invasive species

Tom Banse

It may be difficult to eat our way out of the invasive species problem, but it can be satisfying to try.

Chefs and adventurous diners converged at Zenith Vineyard in Oregon's Willamette Valley near Salem Sunday as more than 200 people paid handsomely to nibble on course after course of invasive species like nutria, dandelion and carp.

The point of this affair was to highlight the range of edible invasive weeds, birds, fish and mammals around us. These invaders are costly to control. They crowd out native plants and animals and can change entire landscapes.

One slogan heard here: "If you can't beat 'em, eat ‘em."

Allen Pleus / Washington State Department of Fish and Wildlife

A cold snap might be an effective tool for fish and wildlife managers trying to stop the spread of a tiny invasive species. Capitol Lake in Olympia is serving as a testing ground for freezing out New Zealand mud snails. 

Benimoto photo / Flickr

If you live in the Evergreen State, chances are, you like trees. Cities around the Pacific Northwest do a lot to protect them. 

But, do they really make us healthier? An economist with the US forest service in Portland is working on that question.

Geoffrey Donovan  loves trees. He’s already shown they make home prices go up, energy use go down and they tend to keep crime rates down as well. So what about public health?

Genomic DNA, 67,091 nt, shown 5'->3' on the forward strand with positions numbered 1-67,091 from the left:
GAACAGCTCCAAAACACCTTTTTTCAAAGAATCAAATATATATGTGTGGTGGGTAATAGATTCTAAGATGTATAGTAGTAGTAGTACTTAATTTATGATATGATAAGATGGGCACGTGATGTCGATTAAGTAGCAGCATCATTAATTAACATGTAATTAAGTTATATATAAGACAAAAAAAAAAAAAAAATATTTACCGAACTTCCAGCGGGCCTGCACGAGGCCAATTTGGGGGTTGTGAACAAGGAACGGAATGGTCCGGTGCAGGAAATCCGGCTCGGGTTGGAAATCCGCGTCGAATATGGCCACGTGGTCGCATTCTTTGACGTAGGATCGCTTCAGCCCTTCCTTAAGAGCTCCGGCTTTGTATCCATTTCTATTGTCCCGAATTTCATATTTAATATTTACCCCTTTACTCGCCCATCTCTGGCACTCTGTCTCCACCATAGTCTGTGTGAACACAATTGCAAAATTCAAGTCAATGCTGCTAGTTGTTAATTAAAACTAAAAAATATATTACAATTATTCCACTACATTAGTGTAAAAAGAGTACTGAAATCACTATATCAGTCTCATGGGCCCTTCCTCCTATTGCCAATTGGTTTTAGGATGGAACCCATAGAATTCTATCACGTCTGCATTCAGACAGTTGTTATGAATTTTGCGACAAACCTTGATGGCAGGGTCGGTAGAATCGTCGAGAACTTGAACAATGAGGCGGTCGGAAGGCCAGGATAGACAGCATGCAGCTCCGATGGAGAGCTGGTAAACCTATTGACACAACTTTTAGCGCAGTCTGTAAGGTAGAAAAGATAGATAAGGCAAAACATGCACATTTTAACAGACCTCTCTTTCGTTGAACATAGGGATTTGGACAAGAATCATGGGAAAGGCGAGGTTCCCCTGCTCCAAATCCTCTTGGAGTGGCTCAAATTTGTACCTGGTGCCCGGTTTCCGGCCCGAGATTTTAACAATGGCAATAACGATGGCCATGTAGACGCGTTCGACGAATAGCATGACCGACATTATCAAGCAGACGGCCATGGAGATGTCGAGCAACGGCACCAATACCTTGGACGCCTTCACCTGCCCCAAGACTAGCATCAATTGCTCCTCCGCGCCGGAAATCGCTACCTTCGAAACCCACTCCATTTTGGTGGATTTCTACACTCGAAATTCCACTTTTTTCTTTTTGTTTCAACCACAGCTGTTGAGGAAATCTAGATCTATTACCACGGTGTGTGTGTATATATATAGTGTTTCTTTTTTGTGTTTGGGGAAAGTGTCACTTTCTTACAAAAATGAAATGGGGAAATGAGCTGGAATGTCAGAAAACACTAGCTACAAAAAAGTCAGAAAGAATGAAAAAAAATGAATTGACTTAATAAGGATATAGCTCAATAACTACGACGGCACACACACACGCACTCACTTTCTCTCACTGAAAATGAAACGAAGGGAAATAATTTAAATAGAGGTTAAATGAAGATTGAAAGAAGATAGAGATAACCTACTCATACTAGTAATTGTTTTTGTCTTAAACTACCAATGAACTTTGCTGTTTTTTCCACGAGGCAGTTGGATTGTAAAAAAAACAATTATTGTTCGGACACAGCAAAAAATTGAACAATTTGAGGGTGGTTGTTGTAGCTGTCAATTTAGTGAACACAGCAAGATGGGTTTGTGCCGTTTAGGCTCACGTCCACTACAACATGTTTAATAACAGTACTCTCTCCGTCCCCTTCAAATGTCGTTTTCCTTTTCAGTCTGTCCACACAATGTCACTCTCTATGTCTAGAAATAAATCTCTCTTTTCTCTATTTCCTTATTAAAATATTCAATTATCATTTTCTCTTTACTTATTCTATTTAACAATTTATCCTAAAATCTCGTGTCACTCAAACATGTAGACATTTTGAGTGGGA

courtesy Forterra

People power is helping to clean up one of Seattle's most polluted rivers.  On Friday, about a hundred volunteers who work for the Boeing Employees Credit Union pitched in along the Duwamish in Tukwila. They’ve set a five-year goal of cleaning up two miles of shoreline. 

Picture of a group of feral swine
ODFW / ODFW

Washington, Oregon and Idaho are joining forces to track populations of feral pigs across the Northwest. These “hogs gone wild” can do massive damage to the landscape. And wildlife agents want to know where swine are on the move. They’re even launching a so-called “swine line” for people to call with sightings.

When domesticated pigs escape their sties, Wendy Brown says something strange starts to happen …

“They actually develop darker fur, longer tusks -- they actually change in physical appearance. It’s amazing.”